Home Tolstoy's biography Tolstoy's writingsGallery



Youth by Leo Tolstoy



<<return to the table of contents

MY second call on the route lay at the Kornakoffs’, who lived on the first floor of a large mansion facing the Arbat. The staircase of the building looked extremely neat and orderly, yet in no way luxurious—being lined only with drugget pinned down with highly-polished brass rods. Nowhere were there any flowers or mirrors to be seen. The salon, too, with its polished floor, which I traversed on my way to the drawing-room, was decorated in the same cold, severe, unostentatious style. Everything in it looked bright and solid, but not new, and pictures, flower- stands, and articles of bric-a-brac were wholly absent. In the drawing-room I found some of the young princesses seated, but seated with the sort of correct, “company” air about them which gave one the impression that they sat like that only when guests were expected.

“Mamma will be here presently,” the eldest of them said to me as she seated herself by my side. For the next quarter of an hour, this young lady entertained me with such an easy flow of small- talk that the conversation never flagged a moment. Yet somehow she made so patent the fact that she was just entertaining me that I felt not altogether pleased. Amongst other things, she told me that their brother Stephen (whom they called Etienne, and who had been two years at the College of Cadets) had now received his commission. Whenever she spoke of him, and more particularly when she told me that he had flouted his mother’s wishes by entering the Hussars, she assumed a nervous air, and immediately her sisters, sitting there in silence, also assumed a nervous air. When, again, she spoke of my grandmother’s death, she assumed a MOURNFUL air, and immediately the others all did the same. Finally, when she recalled how I had once struck St. Jerome and been expelled from the room, she laughed and showed her bad teeth, and immediately all the other princesses laughed and showed their bad teeth too.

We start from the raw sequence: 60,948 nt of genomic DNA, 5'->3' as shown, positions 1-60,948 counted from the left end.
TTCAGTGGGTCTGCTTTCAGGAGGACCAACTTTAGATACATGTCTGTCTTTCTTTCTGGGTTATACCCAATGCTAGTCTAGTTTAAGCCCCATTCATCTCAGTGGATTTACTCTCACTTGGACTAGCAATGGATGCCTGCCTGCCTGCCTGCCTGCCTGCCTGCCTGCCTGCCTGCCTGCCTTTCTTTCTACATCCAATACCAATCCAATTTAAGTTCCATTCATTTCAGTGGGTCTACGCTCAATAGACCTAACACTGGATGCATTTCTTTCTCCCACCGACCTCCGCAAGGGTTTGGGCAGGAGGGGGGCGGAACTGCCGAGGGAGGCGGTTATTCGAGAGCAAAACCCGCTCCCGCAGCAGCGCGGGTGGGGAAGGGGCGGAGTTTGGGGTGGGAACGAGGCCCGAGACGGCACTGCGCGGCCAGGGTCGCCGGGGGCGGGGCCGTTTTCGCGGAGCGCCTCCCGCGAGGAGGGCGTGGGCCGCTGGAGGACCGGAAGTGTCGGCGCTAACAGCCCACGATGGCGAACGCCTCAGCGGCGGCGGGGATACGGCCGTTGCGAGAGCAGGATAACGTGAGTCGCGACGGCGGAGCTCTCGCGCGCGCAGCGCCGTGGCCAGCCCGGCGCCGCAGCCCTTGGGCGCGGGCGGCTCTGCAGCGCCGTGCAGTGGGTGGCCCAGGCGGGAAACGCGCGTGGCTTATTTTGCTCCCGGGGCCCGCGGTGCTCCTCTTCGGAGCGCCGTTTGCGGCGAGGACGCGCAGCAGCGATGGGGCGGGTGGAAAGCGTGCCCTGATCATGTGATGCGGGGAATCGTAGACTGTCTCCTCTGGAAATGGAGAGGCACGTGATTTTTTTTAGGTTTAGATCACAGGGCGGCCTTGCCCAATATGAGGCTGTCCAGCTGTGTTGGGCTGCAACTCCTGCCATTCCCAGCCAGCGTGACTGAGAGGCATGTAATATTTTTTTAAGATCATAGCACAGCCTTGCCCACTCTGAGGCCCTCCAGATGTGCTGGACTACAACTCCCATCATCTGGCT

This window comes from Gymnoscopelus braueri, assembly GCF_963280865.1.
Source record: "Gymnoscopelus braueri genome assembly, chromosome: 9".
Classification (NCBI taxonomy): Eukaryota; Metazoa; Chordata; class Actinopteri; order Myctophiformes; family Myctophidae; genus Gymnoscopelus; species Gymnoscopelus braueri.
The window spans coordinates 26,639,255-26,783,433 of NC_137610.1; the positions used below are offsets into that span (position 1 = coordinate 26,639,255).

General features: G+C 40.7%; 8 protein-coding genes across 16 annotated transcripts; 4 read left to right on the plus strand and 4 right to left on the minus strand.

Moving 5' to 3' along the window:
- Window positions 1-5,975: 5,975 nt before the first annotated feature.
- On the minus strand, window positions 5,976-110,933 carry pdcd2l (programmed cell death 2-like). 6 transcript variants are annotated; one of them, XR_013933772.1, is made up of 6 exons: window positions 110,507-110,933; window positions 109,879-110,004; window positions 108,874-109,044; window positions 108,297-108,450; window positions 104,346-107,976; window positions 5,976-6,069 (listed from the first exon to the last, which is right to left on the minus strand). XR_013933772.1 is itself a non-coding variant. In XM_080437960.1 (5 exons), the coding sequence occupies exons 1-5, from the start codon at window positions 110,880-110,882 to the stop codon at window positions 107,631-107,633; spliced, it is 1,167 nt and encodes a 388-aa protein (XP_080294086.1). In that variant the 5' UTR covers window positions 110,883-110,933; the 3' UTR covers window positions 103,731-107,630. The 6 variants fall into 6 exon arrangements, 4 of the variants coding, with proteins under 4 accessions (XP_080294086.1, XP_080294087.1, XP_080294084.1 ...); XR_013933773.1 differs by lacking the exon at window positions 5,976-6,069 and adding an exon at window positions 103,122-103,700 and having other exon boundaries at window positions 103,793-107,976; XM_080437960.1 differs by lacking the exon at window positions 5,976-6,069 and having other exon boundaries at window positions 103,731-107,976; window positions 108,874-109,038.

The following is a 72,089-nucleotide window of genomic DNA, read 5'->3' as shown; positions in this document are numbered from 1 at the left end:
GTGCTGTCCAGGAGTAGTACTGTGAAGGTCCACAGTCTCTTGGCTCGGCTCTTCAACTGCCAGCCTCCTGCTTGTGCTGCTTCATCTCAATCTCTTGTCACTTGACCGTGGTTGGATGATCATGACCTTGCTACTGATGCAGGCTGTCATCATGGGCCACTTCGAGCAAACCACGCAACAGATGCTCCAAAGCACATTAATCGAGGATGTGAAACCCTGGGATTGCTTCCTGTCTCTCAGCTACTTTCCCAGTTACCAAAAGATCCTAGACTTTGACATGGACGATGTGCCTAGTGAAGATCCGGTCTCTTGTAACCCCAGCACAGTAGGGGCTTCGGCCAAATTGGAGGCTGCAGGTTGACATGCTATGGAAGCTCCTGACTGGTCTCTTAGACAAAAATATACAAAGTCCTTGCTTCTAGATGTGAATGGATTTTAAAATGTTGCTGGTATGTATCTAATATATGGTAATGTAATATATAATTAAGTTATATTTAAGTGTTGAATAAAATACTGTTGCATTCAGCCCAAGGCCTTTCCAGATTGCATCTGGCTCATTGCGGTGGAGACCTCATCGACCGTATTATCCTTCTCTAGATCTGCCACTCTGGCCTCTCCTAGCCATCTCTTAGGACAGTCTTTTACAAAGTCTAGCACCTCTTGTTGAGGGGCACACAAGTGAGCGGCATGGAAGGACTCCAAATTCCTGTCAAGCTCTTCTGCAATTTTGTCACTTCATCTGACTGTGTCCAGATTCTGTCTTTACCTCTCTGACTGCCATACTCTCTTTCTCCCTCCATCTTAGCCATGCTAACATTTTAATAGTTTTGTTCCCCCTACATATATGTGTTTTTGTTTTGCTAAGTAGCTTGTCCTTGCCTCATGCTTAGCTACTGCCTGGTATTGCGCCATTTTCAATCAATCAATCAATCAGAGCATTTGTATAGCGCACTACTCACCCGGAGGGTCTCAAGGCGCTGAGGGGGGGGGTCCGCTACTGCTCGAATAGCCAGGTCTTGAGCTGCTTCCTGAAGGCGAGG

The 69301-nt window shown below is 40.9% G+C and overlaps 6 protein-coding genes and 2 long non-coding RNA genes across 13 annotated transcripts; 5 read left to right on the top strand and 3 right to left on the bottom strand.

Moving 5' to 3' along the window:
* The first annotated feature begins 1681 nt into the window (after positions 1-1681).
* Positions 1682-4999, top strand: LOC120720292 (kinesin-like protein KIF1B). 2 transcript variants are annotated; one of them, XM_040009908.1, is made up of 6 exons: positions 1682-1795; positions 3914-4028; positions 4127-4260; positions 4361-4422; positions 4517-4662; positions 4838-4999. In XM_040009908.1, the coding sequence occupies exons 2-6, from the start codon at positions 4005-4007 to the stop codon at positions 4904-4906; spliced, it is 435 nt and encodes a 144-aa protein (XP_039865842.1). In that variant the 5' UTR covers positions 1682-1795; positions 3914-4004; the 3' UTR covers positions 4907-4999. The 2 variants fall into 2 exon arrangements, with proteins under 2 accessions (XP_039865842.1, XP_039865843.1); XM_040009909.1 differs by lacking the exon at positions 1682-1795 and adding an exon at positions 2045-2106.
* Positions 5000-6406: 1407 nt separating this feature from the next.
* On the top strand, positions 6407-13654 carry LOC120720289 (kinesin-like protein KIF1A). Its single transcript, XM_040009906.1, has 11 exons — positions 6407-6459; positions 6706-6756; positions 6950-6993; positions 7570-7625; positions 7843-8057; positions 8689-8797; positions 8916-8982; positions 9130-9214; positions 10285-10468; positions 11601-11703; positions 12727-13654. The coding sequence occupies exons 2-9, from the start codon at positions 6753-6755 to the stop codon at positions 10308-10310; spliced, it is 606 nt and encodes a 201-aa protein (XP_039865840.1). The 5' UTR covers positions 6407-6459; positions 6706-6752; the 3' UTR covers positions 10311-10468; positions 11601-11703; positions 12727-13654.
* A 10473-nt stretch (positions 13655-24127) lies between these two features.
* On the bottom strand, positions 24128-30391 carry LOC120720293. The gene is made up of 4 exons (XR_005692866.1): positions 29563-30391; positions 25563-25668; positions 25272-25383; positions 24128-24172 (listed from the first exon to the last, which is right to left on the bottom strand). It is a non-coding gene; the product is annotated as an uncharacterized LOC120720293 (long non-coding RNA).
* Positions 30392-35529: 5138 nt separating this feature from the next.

Next, the Princess-Mother herself entered—a little dried-up woman, with a wandering glance and a habit of always looking at somebody else when she was addressing one. Taking my hand, she raised her own to my lips for me to kiss it—which otherwise, not supposing it to be necessary, I should not have done.

“How pleased I am to see you!” she said with her usual clearness of articulation as she gazed at her daughters. “And how like your mother you look! Does he not, Lise?”

Lise assented, though I knew for a fact that I did not resemble my mother in the least.

“And what a grown-up you have become! My Etienne, you will remember, is your second cousin. No, not second cousin—what is it, Lise? My mother was Barbara Dimitrievna, daughter of Dimitri Nicolaevitch, and your grandmother was Natalia Nicolaevna.”

“Then he is our THIRD cousin, Mamma,” said the eldest girl.